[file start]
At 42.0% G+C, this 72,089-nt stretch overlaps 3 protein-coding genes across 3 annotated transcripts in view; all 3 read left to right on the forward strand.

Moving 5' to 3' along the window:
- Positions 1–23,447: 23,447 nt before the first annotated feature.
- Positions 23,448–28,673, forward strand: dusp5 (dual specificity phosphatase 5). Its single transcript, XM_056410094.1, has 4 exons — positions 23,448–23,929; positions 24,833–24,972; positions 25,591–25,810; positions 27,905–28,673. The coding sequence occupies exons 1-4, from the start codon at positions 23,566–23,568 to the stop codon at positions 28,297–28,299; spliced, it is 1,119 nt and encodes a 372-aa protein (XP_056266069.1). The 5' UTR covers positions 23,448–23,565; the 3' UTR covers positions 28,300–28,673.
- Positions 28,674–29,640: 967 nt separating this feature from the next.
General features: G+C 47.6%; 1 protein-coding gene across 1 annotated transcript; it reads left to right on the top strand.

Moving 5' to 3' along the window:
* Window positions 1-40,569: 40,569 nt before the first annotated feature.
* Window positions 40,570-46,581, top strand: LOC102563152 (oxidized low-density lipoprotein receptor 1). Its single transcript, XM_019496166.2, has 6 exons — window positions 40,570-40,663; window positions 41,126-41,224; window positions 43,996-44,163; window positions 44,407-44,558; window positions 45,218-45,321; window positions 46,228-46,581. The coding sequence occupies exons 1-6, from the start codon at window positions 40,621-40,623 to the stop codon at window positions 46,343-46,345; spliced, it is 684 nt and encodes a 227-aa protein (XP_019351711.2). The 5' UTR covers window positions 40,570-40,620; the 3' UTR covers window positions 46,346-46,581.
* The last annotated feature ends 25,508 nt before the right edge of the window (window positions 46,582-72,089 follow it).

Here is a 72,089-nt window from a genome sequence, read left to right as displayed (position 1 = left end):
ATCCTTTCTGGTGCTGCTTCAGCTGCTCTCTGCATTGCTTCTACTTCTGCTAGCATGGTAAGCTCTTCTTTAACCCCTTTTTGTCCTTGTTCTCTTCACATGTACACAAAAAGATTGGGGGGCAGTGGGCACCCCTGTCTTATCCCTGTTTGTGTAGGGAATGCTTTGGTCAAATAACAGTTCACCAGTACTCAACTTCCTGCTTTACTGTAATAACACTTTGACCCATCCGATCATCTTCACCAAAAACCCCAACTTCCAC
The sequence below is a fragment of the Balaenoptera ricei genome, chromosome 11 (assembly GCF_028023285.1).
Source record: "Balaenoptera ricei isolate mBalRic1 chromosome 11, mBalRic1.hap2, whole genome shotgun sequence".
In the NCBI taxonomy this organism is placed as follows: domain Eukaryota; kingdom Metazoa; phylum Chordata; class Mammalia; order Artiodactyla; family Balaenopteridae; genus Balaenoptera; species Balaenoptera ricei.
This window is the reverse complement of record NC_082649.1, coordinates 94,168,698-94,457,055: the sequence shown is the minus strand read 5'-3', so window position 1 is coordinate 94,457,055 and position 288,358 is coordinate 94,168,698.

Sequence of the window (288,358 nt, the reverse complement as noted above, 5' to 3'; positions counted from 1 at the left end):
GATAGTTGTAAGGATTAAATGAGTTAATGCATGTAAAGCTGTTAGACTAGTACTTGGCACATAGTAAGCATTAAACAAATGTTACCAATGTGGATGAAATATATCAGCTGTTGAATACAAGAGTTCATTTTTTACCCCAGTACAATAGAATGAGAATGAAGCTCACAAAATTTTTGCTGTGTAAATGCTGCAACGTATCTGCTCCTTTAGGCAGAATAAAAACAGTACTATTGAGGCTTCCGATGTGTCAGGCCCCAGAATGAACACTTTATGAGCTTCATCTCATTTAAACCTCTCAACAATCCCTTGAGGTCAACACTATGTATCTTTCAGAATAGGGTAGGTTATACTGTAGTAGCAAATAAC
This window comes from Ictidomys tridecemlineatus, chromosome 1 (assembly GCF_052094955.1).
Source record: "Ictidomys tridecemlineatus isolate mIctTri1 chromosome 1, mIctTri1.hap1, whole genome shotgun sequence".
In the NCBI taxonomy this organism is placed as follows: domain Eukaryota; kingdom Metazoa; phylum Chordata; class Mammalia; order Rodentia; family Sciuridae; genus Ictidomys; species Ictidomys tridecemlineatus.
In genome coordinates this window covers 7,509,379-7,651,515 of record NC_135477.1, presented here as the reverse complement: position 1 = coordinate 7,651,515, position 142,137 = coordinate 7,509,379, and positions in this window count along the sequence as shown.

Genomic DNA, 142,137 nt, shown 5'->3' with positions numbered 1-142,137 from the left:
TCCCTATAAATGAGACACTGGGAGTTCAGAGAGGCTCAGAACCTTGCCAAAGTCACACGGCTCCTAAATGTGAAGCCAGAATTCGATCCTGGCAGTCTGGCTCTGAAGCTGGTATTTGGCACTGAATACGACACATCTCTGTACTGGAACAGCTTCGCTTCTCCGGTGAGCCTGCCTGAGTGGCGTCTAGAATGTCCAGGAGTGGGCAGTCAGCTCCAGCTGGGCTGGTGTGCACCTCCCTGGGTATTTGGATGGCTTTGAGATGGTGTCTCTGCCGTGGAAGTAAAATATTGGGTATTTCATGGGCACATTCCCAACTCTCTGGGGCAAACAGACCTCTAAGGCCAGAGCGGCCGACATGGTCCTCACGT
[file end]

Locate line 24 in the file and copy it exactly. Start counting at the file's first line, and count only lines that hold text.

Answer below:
TCCCTATAAATGAGACACTGGGAGTTCAGAGAGGCTCAGAACCTTGCCAAAGTCACACGGCTCCTAAATGTGAAGCCAGAATTCGATCCTGGCAGTCTGGCTCTGAAGCTGGTATTTGGCACTGAATACGACACATCTCTGTACTGGAACAGCTTCGCTTCTCCGGTGAGCCTGCCTGAGTGGCGTCTAGAATGTCCAGGAGTGGGCAGTCAGCTCCAGCTGGGCTGGTGTGCACCTCCCTGGGTATTTGGATGGCTTTGAGATGGTGTCTCTGCCGTGGAAGTAAAATATTGGGTATTTCATGGGCACATTCCCAACTCTCTGGGGCAAACAGACCTCTAAGGCCAGAGCGGCCGACATGGTCCTCACGT